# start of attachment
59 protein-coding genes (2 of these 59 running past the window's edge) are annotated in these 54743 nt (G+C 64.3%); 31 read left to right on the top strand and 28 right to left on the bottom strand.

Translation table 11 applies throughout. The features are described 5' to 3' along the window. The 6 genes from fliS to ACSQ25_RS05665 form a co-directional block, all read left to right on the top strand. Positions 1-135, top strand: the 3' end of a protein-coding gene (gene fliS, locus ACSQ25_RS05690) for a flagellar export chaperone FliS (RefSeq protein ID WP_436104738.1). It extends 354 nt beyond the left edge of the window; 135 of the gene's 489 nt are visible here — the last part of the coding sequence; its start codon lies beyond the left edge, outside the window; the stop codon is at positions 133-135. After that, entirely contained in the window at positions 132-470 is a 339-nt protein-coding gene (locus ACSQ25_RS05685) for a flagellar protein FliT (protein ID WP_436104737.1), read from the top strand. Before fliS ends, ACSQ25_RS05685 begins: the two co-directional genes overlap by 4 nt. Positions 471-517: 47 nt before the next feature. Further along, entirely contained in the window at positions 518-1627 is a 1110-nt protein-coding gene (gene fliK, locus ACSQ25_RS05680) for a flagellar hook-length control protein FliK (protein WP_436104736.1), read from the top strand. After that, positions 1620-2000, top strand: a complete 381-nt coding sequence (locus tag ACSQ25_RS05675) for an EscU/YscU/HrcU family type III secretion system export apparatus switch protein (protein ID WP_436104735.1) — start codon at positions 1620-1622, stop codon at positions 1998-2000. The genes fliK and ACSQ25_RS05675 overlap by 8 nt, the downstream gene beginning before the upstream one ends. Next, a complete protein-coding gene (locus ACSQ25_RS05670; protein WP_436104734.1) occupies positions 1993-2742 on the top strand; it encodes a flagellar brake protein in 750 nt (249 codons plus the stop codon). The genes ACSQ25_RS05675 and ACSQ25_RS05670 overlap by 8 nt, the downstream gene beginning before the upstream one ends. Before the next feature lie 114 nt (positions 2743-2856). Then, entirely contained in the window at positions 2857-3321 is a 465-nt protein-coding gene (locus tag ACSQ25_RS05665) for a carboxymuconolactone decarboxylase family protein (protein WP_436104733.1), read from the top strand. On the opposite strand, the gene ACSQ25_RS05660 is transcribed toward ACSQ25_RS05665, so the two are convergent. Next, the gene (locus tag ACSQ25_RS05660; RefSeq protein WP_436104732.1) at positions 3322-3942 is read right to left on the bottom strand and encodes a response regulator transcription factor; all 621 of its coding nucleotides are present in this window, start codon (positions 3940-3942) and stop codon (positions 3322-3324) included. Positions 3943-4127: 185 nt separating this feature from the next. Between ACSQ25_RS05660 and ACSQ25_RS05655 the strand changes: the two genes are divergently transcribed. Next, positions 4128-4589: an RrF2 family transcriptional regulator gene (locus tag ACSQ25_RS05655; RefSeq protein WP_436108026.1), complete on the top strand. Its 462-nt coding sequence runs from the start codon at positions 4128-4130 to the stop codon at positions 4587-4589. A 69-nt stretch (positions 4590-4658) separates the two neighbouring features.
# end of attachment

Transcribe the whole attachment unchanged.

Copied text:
59 protein-coding genes (2 of these 59 running past the window's edge) are annotated in these 54743 nt (G+C 64.3%); 31 read left to right on the top strand and 28 right to left on the bottom strand.

Translation table 11 applies throughout. The features are described 5' to 3' along the window. The 6 genes from fliS to ACSQ25_RS05665 form a co-directional block, all read left to right on the top strand. Positions 1-135, top strand: the 3' end of a protein-coding gene (gene fliS, locus ACSQ25_RS05690) for a flagellar export chaperone FliS (RefSeq protein ID WP_436104738.1). It extends 354 nt beyond the left edge of the window; 135 of the gene's 489 nt are visible here — the last part of the coding sequence; its start codon lies beyond the left edge, outside the window; the stop codon is at positions 133-135. After that, entirely contained in the window at positions 132-470 is a 339-nt protein-coding gene (locus ACSQ25_RS05685) for a flagellar protein FliT (protein ID WP_436104737.1), read from the top strand. Before fliS ends, ACSQ25_RS05685 begins: the two co-directional genes overlap by 4 nt. Positions 471-517: 47 nt before the next feature. Further along, entirely contained in the window at positions 518-1627 is a 1110-nt protein-coding gene (gene fliK, locus ACSQ25_RS05680) for a flagellar hook-length control protein FliK (protein WP_436104736.1), read from the top strand. After that, positions 1620-2000, top strand: a complete 381-nt coding sequence (locus tag ACSQ25_RS05675) for an EscU/YscU/HrcU family type III secretion system export apparatus switch protein (protein ID WP_436104735.1) — start codon at positions 1620-1622, stop codon at positions 1998-2000. The genes fliK and ACSQ25_RS05675 overlap by 8 nt, the downstream gene beginning before the upstream one ends. Next, a complete protein-coding gene (locus ACSQ25_RS05670; protein WP_436104734.1) occupies positions 1993-2742 on the top strand; it encodes a flagellar brake protein in 750 nt (249 codons plus the stop codon). The genes ACSQ25_RS05675 and ACSQ25_RS05670 overlap by 8 nt, the downstream gene beginning before the upstream one ends. Before the next feature lie 114 nt (positions 2743-2856). Then, entirely contained in the window at positions 2857-3321 is a 465-nt protein-coding gene (locus tag ACSQ25_RS05665) for a carboxymuconolactone decarboxylase family protein (protein WP_436104733.1), read from the top strand. On the opposite strand, the gene ACSQ25_RS05660 is transcribed toward ACSQ25_RS05665, so the two are convergent. Next, the gene (locus tag ACSQ25_RS05660; RefSeq protein WP_436104732.1) at positions 3322-3942 is read right to left on the bottom strand and encodes a response regulator transcription factor; all 621 of its coding nucleotides are present in this window, start codon (positions 3940-3942) and stop codon (positions 3322-3324) included. Positions 3943-4127: 185 nt separating this feature from the next. Between ACSQ25_RS05660 and ACSQ25_RS05655 the strand changes: the two genes are divergently transcribed. Next, positions 4128-4589: an RrF2 family transcriptional regulator gene (locus tag ACSQ25_RS05655; RefSeq protein WP_436108026.1), complete on the top strand. Its 462-nt coding sequence runs from the start codon at positions 4128-4130 to the stop codon at positions 4587-4589. A 69-nt stretch (positions 4590-4658) separates the two neighbouring features.